By Peter Lavalley, Qu’Appelle Zone, Saskatchewan Division (firstname.lastname@example.org)
(Note: reprinted from the Saskatchewan Division website with the author’s permission.)
Ski resorts across the Prairies, and elsewhere in Canada, have witnessed increases in immigrant participation in skiing and snowboarding over the last decade. In the article, “How Immigrants Become Truly Canadian: On the Ski Slopes” newcomers express how they see skiing and snowboarding as ways to enjoy and participate in Canadian life and culture. Recent years may also have seen an increase in ski patrollers who were immigrants to Canada in the not-too-distant past.
The involvement of immigrants in skiing and snowboarding bodes well for the future of these sports in Canada, as their survival depends on increasing participation (and snow). At the same time, providing first aid to people from countries where English was not widely studied or spoken can create challenges for ski patrollers.
While some challenges are cultural, others are language related. Depending on their country of origin, immigrants may have different expectations for how medical treatment is provided, what it involves, who is involved, the gender of the first responder, etc. They may also be unfamiliar with the vocabulary and expressions that ski patrollers use while they are assessing injuries.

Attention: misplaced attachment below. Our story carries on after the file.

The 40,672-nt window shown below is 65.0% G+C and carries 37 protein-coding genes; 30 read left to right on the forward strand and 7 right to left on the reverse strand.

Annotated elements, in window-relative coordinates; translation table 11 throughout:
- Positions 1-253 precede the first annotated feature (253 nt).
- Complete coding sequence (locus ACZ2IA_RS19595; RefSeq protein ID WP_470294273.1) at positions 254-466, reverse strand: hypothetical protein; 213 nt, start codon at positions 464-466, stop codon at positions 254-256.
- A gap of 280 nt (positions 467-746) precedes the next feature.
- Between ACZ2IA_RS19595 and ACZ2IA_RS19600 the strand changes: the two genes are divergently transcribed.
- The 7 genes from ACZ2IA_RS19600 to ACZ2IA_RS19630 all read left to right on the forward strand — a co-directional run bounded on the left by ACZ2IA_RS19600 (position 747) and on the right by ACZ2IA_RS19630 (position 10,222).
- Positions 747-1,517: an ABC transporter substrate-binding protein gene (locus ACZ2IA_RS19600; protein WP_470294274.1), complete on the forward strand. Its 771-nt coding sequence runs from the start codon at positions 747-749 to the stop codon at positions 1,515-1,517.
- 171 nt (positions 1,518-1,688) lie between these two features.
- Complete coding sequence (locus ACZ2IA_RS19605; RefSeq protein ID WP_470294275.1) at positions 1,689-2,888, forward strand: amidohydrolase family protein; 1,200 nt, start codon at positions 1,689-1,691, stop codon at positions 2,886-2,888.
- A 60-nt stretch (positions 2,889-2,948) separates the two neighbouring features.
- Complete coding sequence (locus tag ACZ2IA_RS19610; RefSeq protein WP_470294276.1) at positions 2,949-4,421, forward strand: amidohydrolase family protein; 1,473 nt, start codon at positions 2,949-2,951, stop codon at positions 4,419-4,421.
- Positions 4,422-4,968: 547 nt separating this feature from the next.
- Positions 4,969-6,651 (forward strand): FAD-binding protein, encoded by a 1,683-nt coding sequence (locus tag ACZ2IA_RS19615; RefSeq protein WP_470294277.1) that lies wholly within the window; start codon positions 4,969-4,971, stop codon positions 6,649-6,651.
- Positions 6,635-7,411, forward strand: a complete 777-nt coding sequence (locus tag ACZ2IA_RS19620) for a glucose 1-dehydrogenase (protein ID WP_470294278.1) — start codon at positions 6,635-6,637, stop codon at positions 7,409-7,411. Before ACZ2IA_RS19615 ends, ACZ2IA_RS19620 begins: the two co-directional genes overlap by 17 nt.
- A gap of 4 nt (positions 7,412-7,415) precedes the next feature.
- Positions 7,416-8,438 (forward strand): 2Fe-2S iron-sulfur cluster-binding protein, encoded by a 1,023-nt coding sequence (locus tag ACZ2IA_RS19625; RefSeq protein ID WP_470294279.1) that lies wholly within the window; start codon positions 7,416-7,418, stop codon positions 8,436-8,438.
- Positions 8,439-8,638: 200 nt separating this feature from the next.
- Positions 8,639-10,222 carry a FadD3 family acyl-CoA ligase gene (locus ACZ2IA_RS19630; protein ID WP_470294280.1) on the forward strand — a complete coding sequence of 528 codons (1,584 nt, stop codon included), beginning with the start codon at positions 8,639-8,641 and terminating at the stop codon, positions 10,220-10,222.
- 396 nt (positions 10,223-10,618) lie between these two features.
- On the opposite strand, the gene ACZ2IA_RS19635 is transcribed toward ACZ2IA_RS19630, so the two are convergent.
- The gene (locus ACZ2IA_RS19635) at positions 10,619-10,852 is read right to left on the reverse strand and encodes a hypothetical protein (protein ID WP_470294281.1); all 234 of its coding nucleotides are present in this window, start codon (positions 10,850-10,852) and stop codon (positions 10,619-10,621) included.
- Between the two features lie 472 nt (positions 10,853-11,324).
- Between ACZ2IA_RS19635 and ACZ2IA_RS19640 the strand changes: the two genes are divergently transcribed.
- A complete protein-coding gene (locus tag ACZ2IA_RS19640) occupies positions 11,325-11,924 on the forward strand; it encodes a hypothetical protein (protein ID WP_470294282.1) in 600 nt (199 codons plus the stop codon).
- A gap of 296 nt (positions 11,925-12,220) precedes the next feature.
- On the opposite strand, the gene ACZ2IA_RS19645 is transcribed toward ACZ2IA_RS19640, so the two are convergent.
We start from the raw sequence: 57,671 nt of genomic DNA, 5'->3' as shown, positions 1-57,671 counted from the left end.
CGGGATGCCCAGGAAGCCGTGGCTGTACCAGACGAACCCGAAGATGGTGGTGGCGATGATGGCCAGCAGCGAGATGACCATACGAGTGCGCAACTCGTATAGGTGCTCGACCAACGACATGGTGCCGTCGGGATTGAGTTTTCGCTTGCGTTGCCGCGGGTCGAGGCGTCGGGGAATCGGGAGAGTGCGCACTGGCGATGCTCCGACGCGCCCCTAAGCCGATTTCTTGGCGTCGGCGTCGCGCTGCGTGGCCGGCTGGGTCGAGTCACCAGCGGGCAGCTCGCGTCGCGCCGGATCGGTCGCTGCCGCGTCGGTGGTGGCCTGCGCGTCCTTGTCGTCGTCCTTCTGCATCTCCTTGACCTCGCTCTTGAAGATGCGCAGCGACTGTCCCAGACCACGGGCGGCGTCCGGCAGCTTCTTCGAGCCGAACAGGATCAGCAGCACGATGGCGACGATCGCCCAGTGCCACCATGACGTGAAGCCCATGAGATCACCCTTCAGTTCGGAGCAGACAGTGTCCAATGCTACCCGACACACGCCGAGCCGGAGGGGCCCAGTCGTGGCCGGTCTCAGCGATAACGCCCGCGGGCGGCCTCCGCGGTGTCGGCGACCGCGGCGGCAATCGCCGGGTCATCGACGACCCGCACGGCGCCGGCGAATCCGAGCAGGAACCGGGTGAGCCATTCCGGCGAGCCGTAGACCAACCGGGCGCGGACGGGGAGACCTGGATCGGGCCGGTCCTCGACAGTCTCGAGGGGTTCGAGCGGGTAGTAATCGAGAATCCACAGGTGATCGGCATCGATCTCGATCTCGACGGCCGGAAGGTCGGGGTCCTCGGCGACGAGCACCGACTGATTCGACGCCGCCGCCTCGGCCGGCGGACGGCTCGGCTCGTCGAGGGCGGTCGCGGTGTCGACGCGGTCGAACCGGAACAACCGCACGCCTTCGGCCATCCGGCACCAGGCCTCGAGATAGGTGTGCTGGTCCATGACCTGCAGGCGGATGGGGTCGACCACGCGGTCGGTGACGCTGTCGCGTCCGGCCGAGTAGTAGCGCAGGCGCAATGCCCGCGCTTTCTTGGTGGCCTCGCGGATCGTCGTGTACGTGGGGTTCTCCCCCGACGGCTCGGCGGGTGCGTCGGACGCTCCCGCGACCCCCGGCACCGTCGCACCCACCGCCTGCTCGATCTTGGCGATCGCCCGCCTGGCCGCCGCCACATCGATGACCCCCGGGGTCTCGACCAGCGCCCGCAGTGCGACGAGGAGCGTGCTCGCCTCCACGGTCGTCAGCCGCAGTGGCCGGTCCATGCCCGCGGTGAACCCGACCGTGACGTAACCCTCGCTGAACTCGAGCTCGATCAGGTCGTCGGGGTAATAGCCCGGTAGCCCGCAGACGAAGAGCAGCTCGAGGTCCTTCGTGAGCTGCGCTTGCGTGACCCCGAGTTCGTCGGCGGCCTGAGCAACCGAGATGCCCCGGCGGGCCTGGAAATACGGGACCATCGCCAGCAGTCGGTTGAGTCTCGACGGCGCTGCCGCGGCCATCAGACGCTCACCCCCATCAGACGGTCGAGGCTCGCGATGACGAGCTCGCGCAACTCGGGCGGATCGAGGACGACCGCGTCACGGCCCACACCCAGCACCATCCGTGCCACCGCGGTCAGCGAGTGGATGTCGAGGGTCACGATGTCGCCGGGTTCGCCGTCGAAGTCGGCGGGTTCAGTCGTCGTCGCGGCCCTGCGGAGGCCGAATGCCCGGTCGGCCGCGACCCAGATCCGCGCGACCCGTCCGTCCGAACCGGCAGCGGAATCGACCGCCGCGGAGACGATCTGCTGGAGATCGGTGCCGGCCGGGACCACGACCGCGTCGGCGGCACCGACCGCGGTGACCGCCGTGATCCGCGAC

Language limitations may create communication challenges that interfere with providing and receiving needed first aid. Examples of communication challenges include:
- Immigrants who require medical attention but don’t speak English well enough to understand and respond to the ski patroller’s assessment questions.
- Immigrants who don’t have the language skills to describe their pain and other symptoms in a way that helps the ski patroller make an accurate diagnosis.
- Ski patrollers’ inability to use the immigrant’s native language to reassure them that their medical needs will be met and that they will be OK.
One wonders about the incidence of communication challenges in providing first aid and preventive services to immigrants with poor English language skills. Are there communication aides and strategies that help ski patrollers to be more effective in their interactions with immigrants? What have other zones found to be effective when communicating on the slopes with persons who have low English language skills?
The CSP – Qu’Appelle Zone is interested in finding answers to these questions. Anyone with relevant information or an interest in discussing and answering these questions is invited to contact Peter Lavalley, a member of the CSP – Qu’Appelle Zone at email@example.com
Reference: How Immigrants Become Truly Canadian: On the Ski Slopes by Dan Levin (Retrieved Feb. 4, 2019)